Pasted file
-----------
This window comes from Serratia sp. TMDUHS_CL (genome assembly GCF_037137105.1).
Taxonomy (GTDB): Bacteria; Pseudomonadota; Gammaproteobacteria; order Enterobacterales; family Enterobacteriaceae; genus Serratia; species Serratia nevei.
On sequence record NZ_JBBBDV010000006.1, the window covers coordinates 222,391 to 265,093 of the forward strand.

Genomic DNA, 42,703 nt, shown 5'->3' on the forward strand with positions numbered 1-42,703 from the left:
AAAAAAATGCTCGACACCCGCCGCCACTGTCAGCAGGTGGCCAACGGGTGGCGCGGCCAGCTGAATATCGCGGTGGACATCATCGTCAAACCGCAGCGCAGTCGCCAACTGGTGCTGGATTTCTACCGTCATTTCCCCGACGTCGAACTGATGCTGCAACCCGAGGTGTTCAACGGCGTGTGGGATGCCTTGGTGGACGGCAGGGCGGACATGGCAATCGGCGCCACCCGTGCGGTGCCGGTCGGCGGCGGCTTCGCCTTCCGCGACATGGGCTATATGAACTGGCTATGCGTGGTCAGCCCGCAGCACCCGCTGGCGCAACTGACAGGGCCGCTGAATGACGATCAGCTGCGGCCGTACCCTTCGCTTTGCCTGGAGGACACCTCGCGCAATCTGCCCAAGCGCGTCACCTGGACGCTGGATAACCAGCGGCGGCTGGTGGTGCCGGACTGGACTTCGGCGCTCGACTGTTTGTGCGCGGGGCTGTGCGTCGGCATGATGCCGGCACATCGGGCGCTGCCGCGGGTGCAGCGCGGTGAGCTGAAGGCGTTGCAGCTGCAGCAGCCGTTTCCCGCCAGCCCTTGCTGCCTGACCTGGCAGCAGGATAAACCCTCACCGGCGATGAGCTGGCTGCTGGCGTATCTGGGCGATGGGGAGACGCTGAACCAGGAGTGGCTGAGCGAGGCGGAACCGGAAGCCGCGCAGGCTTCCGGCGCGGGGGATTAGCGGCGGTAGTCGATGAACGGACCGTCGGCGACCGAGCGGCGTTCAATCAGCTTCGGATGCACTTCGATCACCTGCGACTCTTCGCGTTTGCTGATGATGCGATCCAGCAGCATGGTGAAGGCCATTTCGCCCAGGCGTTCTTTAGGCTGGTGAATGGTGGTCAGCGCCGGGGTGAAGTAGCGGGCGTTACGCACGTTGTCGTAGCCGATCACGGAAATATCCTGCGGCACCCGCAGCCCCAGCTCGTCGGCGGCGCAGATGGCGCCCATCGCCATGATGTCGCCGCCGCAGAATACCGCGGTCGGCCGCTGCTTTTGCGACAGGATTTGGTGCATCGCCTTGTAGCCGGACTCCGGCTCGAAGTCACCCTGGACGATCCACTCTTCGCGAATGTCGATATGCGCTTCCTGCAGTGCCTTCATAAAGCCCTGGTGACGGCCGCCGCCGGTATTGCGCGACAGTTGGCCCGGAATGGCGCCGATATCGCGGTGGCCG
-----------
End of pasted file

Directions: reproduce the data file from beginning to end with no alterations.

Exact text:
This window comes from Serratia sp. TMDUHS_CL (genome assembly GCF_037137105.1).
Taxonomy (GTDB): Bacteria; Pseudomonadota; Gammaproteobacteria; order Enterobacterales; family Enterobacteriaceae; genus Serratia; species Serratia nevei.
On sequence record NZ_JBBBDV010000006.1, the window covers coordinates 222,391 to 265,093 of the forward strand.

Genomic DNA, 42,703 nt, shown 5'->3' on the forward strand with positions numbered 1-42,703 from the left:
AAAAAAATGCTCGACACCCGCCGCCACTGTCAGCAGGTGGCCAACGGGTGGCGCGGCCAGCTGAATATCGCGGTGGACATCATCGTCAAACCGCAGCGCAGTCGCCAACTGGTGCTGGATTTCTACCGTCATTTCCCCGACGTCGAACTGATGCTGCAACCCGAGGTGTTCAACGGCGTGTGGGATGCCTTGGTGGACGGCAGGGCGGACATGGCAATCGGCGCCACCCGTGCGGTGCCGGTCGGCGGCGGCTTCGCCTTCCGCGACATGGGCTATATGAACTGGCTATGCGTGGTCAGCCCGCAGCACCCGCTGGCGCAACTGACAGGGCCGCTGAATGACGATCAGCTGCGGCCGTACCCTTCGCTTTGCCTGGAGGACACCTCGCGCAATCTGCCCAAGCGCGTCACCTGGACGCTGGATAACCAGCGGCGGCTGGTGGTGCCGGACTGGACTTCGGCGCTCGACTGTTTGTGCGCGGGGCTGTGCGTCGGCATGATGCCGGCACATCGGGCGCTGCCGCGGGTGCAGCGCGGTGAGCTGAAGGCGTTGCAGCTGCAGCAGCCGTTTCCCGCCAGCCCTTGCTGCCTGACCTGGCAGCAGGATAAACCCTCACCGGCGATGAGCTGGCTGCTGGCGTATCTGGGCGATGGGGAGACGCTGAACCAGGAGTGGCTGAGCGAGGCGGAACCGGAAGCCGCGCAGGCTTCCGGCGCGGGGGATTAGCGGCGGTAGTCGATGAACGGACCGTCGGCGACCGAGCGGCGTTCAATCAGCTTCGGATGCACTTCGATCACCTGCGACTCTTCGCGTTTGCTGATGATGCGATCCAGCAGCATGGTGAAGGCCATTTCGCCCAGGCGTTCTTTAGGCTGGTGAATGGTGGTCAGCGCCGGGGTGAAGTAGCGGGCGTTACGCACGTTGTCGTAGCCGATCACGGAAATATCCTGCGGCACCCGCAGCCCCAGCTCGTCGGCGGCGCAGATGGCGCCCATCGCCATGATGTCGCCGCCGCAGAATACCGCGGTCGGCCGCTGCTTTTGCGACAGGATTTGGTGCATCGCCTTGTAGCCGGACTCCGGCTCGAAGTCACCCTGGACGATCCACTCTTCGCGAATGTCGATATGCGCTTCCTGCAGTGCCTTCATAAAGCCCTGGTGACGGCCGCCGCCGGTATTGCGCGACAGTTGGCCCGGAATGGCGCCGATATCGCGGTGGCCG